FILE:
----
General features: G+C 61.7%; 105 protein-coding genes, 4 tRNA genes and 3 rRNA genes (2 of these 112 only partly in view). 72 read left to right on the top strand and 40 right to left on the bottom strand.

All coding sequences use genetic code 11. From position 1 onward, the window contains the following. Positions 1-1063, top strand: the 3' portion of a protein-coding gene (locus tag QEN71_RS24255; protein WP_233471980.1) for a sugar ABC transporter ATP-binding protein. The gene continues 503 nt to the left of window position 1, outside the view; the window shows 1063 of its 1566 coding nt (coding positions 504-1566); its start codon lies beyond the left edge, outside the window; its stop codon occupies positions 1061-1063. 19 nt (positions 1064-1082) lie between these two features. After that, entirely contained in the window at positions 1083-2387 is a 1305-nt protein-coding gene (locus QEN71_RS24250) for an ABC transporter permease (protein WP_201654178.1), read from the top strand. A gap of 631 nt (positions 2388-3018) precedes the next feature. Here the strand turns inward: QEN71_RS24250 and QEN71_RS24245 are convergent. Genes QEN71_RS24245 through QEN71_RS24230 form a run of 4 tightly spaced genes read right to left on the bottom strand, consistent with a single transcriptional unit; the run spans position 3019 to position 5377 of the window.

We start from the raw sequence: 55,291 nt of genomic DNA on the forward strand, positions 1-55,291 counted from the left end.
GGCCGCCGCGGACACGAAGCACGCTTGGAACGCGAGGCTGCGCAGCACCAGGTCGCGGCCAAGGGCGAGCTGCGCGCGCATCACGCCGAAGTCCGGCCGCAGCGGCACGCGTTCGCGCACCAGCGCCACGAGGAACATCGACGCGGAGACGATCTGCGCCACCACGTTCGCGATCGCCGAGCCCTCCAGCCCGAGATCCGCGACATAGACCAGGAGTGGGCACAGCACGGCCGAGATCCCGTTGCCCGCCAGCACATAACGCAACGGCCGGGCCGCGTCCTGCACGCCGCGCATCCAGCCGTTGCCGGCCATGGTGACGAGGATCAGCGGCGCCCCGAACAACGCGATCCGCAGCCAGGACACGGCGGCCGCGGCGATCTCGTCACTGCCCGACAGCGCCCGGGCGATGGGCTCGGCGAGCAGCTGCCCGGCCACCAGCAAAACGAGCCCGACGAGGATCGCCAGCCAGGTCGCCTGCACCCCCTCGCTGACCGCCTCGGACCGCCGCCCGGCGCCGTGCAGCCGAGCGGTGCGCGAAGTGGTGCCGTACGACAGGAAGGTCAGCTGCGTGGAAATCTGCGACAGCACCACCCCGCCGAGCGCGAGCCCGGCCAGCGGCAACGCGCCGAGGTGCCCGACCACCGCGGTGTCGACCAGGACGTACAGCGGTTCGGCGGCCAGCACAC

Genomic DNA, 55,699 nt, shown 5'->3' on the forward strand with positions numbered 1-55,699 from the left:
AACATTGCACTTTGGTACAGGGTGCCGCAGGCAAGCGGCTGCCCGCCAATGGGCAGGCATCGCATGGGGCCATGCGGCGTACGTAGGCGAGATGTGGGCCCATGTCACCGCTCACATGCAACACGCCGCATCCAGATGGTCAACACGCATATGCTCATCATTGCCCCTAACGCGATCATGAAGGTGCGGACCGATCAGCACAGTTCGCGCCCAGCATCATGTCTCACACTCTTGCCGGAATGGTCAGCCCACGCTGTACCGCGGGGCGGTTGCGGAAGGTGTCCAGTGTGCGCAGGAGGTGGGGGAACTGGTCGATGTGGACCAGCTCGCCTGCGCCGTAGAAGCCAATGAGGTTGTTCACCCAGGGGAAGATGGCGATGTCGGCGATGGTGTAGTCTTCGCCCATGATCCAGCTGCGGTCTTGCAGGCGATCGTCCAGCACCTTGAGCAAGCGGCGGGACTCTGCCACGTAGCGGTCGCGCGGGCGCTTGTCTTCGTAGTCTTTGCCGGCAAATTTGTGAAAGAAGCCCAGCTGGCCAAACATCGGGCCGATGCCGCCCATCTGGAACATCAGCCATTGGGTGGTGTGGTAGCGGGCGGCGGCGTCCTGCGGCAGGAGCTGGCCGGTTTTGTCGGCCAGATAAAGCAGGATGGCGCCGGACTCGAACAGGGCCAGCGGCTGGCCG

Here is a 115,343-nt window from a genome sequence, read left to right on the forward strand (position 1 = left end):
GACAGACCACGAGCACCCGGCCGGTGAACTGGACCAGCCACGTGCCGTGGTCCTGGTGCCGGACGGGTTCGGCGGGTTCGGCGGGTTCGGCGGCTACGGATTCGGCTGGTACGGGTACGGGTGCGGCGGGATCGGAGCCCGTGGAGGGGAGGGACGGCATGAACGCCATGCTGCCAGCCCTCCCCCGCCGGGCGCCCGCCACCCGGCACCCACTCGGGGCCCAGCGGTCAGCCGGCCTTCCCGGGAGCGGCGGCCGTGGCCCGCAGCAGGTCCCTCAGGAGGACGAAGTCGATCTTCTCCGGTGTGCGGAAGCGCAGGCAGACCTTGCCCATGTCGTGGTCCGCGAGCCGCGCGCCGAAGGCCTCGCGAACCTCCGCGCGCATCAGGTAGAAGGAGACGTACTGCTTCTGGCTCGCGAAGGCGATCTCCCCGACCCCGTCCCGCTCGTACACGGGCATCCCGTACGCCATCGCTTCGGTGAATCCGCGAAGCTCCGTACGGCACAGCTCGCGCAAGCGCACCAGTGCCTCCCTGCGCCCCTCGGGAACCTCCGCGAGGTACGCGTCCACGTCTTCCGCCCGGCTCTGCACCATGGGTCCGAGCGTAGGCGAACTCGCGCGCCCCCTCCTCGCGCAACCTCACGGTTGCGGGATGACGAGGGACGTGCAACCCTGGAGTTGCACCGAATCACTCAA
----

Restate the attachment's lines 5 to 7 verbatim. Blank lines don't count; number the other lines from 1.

Genomic DNA, 55,699 nt, shown 5'->3' on the forward strand with positions numbered 1-55,699 from the left:
AACATTGCACTTTGGTACAGGGTGCCGCAGGCAAGCGGCTGCCCGCCAATGGGCAGGCATCGCATGGGGCCATGCGGCGTACGTAGGCGAGATGTGGGCCCATGTCACCGCTCACATGCAACACGCCGCATCCAGATGGTCAACACGCATATGCTCATCATTGCCCCTAACGCGATCATGAAGGTGCGGACCGATCAGCACAGTTCGCGCCCAGCATCATGTCTCACACTCTTGCCGGAATGGTCAGCCCACGCTGTACCGCGGGGCGGTTGCGGAAGGTGTCCAGTGTGCGCAGGAGGTGGGGGAACTGGTCGATGTGGACCAGCTCGCCTGCGCCGTAGAAGCCAATGAGGTTGTTCACCCAGGGGAAGATGGCGATGTCGGCGATGGTGTAGTCTTCGCCCATGATCCAGCTGCGGTCTTGCAGGCGATCGTCCAGCACCTTGAGCAAGCGGCGGGACTCTGCCACGTAGCGGTCGCGCGGGCGCTTGTCTTCGTAGTCTTTGCCGGCAAATTTGTGAAAGAAGCCCAGCTGGCCAAACATCGGGCCGATGCCGCCCATCTGGAACATCAGCCATTGGGTGGTGTGGTAGCGGGCGGCGGCGTCCTGCGGCAGGAGCTGGCCGGTTTTGTCGGCCAGATAAAGCAGGATGGCGCCGGACTCGAACAGGGCCAGCGGCTGGCCG

Here is a 115,343-nt window from a genome sequence, read left to right on the forward strand (position 1 = left end):